An experimental pill has achieved the complete remission of cancer in 18 near-terminal patients with aggressive tumors that did not respond to treatments. The illness, acute myeloid leukemia, is the most common blood cancer in adults, accounting for 120,000 cases each year. The three-year survival rate is just 25%. The new drug, called revumenib, has completely eliminated cancer in a third of the participants in a long-awaited clinical study in the United States. The results are preliminary and do not suggest a definitive cure, but the authors of the experiment are optimistic. “We think this pharmaceutical is extraordinarily effective, and we hope for it to be accessible to everyone who needs it,” says Dr. Ghayas Issa from the MD Anderson Cancer Center at the University of Texas.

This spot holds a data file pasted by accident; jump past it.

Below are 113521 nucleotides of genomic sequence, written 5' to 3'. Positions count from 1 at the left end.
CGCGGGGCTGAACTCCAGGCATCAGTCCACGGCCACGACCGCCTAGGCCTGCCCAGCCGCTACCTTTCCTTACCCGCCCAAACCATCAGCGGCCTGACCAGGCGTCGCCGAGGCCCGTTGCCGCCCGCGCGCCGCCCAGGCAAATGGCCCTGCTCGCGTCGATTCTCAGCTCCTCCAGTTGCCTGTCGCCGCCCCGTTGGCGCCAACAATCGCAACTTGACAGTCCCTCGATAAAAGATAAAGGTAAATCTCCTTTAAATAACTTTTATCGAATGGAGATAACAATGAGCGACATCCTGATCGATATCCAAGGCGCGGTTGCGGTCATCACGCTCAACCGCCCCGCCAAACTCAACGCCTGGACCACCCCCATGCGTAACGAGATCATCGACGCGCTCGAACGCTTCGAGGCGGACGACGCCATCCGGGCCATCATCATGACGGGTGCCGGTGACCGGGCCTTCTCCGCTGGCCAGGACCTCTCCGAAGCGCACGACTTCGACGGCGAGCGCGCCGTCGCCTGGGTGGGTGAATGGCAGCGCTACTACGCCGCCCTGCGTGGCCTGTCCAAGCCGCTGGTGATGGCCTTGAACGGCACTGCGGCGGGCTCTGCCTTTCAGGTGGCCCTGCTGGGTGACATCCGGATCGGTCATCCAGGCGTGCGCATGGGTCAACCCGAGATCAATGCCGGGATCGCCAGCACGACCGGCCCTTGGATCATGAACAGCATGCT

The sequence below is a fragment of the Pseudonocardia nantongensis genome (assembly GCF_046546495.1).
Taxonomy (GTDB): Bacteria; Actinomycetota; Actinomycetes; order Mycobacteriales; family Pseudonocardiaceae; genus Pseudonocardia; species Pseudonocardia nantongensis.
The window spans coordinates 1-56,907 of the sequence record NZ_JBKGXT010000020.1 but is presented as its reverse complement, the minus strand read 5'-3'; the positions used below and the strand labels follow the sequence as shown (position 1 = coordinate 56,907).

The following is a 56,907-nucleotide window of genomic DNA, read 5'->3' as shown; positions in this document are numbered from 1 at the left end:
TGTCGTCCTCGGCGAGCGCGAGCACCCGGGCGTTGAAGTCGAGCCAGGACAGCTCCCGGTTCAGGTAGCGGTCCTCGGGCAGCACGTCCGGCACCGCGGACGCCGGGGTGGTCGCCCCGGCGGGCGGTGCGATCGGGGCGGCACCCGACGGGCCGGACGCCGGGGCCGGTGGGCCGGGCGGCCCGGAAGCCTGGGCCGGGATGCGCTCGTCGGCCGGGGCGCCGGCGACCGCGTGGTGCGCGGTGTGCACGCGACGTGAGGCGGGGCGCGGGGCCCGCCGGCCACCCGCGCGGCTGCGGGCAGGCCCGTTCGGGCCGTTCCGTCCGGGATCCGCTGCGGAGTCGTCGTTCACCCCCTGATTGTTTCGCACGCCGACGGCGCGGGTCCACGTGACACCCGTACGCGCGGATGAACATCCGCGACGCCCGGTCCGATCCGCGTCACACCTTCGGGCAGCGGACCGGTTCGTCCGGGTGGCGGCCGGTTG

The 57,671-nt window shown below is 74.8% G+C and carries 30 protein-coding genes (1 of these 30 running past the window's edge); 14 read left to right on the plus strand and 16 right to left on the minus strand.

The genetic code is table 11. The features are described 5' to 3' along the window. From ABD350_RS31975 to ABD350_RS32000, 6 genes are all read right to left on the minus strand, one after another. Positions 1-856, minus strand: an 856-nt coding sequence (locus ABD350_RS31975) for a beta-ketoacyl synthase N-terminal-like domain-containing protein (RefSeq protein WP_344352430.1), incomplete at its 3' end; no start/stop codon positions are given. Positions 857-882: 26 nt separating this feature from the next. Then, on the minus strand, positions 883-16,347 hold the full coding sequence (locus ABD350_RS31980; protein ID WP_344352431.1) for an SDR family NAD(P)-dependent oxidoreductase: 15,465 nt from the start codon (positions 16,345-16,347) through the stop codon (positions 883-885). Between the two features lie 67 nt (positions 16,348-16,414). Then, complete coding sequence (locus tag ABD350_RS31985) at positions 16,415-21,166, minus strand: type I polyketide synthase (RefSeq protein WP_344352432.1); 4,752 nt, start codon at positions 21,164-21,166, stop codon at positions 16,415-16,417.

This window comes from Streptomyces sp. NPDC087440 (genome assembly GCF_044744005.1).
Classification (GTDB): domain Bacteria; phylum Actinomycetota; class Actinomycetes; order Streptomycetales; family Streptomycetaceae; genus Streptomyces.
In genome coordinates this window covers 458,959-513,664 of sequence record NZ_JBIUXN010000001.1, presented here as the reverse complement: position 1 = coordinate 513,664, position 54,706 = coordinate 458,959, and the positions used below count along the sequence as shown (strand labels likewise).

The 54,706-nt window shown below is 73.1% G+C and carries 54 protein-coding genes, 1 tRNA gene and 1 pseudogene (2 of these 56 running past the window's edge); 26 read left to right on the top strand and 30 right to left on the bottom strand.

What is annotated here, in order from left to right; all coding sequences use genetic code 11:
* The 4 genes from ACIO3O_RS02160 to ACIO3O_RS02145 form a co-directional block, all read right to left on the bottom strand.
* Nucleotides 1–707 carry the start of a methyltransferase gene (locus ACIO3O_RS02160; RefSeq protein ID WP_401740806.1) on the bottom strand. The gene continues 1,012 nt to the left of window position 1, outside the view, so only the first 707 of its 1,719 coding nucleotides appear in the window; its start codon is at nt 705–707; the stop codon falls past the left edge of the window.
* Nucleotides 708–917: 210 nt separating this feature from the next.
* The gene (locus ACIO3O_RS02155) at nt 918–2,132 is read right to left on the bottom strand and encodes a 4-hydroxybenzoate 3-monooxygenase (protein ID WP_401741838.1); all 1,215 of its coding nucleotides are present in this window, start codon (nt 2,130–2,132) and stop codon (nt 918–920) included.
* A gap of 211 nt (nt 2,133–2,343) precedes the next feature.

Acute myeloid leukemia attacks bone marrow, where blood cells are produced, and causes the uncontrolled production of defective cells. That’s what happened to the 23-year-old Lithuanian architect Algimante Daugeliate. She had received two bone marrow transplants from her sister. All other treatments had failed. Her doctors had begun thinking about palliative care to alleviate her suffering. “I was desperate. It was like living through a horrible movie. I felt like death was imminent, and I was just 21 years old,” she recalls. Two years ago, she started to take revumenib pills. She finished college, and now she works at an architecture studio in Copenhagen.